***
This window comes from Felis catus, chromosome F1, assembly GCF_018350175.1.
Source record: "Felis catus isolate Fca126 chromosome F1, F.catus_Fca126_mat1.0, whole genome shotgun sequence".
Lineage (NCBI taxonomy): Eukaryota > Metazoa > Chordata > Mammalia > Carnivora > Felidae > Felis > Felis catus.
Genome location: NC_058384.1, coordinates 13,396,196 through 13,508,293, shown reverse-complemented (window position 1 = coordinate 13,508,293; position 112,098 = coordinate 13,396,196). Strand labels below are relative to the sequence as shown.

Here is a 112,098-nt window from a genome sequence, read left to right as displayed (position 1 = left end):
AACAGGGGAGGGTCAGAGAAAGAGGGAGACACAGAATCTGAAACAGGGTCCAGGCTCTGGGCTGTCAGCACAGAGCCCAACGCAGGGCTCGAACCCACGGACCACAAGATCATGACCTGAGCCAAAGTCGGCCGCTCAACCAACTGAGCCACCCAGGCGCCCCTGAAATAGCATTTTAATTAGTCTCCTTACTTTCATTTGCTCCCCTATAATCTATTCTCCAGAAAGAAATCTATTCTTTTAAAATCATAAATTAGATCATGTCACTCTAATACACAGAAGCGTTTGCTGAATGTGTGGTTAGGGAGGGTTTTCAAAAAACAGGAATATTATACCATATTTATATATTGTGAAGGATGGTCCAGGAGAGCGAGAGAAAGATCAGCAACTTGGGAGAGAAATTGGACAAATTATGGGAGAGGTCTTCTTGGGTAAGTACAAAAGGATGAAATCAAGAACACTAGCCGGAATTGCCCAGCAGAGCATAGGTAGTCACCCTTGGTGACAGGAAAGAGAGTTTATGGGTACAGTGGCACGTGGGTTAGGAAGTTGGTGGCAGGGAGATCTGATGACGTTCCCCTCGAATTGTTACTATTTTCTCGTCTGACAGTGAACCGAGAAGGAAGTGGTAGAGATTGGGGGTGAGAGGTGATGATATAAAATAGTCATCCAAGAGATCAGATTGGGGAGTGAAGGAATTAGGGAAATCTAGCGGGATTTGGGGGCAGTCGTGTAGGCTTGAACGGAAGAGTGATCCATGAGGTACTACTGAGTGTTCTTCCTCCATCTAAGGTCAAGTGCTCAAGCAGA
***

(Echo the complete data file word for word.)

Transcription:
This window comes from Felis catus, chromosome F1, assembly GCF_018350175.1.
Source record: "Felis catus isolate Fca126 chromosome F1, F.catus_Fca126_mat1.0, whole genome shotgun sequence".
Lineage (NCBI taxonomy): Eukaryota > Metazoa > Chordata > Mammalia > Carnivora > Felidae > Felis > Felis catus.
Genome location: NC_058384.1, coordinates 13,396,196 through 13,508,293, shown reverse-complemented (window position 1 = coordinate 13,508,293; position 112,098 = coordinate 13,396,196). Strand labels below are relative to the sequence as shown.

Here is a 112,098-nt window from a genome sequence, read left to right as displayed (position 1 = left end):
AACAGGGGAGGGTCAGAGAAAGAGGGAGACACAGAATCTGAAACAGGGTCCAGGCTCTGGGCTGTCAGCACAGAGCCCAACGCAGGGCTCGAACCCACGGACCACAAGATCATGACCTGAGCCAAAGTCGGCCGCTCAACCAACTGAGCCACCCAGGCGCCCCTGAAATAGCATTTTAATTAGTCTCCTTACTTTCATTTGCTCCCCTATAATCTATTCTCCAGAAAGAAATCTATTCTTTTAAAATCATAAATTAGATCATGTCACTCTAATACACAGAAGCGTTTGCTGAATGTGTGGTTAGGGAGGGTTTTCAAAAAACAGGAATATTATACCATATTTATATATTGTGAAGGATGGTCCAGGAGAGCGAGAGAAAGATCAGCAACTTGGGAGAGAAATTGGACAAATTATGGGAGAGGTCTTCTTGGGTAAGTACAAAAGGATGAAATCAAGAACACTAGCCGGAATTGCCCAGCAGAGCATAGGTAGTCACCCTTGGTGACAGGAAAGAGAGTTTATGGGTACAGTGGCACGTGGGTTAGGAAGTTGGTGGCAGGGAGATCTGATGACGTTCCCCTCGAATTGTTACTATTTTCTCGTCTGACAGTGAACCGAGAAGGAAGTGGTAGAGATTGGGGGTGAGAGGTGATGATATAAAATAGTCATCCAAGAGATCAGATTGGGGAGTGAAGGAATTAGGGAAATCTAGCGGGATTTGGGGGCAGTCGTGTAGGCTTGAACGGAAGAGTGATCCATGAGGTACTACTGAGTGTTCTTCCTCCATCTAAGGTCAAGTGCTCAAGCAGA